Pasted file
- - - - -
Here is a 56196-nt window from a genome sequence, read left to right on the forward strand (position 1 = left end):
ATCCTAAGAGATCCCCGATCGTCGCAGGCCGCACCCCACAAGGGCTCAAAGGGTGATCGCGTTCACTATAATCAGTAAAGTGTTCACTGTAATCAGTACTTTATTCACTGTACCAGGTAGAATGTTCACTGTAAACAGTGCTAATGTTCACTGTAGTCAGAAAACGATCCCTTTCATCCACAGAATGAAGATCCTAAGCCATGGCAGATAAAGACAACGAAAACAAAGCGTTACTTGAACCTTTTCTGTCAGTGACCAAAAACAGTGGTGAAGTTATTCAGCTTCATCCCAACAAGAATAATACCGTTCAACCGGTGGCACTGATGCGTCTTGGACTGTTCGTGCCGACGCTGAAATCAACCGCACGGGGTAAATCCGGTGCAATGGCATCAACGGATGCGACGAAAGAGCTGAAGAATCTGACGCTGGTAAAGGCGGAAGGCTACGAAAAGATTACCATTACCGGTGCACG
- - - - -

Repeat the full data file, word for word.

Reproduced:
Here is a 56196-nt window from a genome sequence, read left to right on the forward strand (position 1 = left end):
ATCCTAAGAGATCCCCGATCGTCGCAGGCCGCACCCCACAAGGGCTCAAAGGGTGATCGCGTTCACTATAATCAGTAAAGTGTTCACTGTAATCAGTACTTTATTCACTGTACCAGGTAGAATGTTCACTGTAAACAGTGCTAATGTTCACTGTAGTCAGAAAACGATCCCTTTCATCCACAGAATGAAGATCCTAAGCCATGGCAGATAAAGACAACGAAAACAAAGCGTTACTTGAACCTTTTCTGTCAGTGACCAAAAACAGTGGTGAAGTTATTCAGCTTCATCCCAACAAGAATAATACCGTTCAACCGGTGGCACTGATGCGTCTTGGACTGTTCGTGCCGACGCTGAAATCAACCGCACGGGGTAAATCCGGTGCAATGGCATCAACGGATGCGACGAAAGAGCTGAAGAATCTGACGCTGGTAAAGGCGGAAGGCTACGAAAAGATTACCATTACCGGTGCACG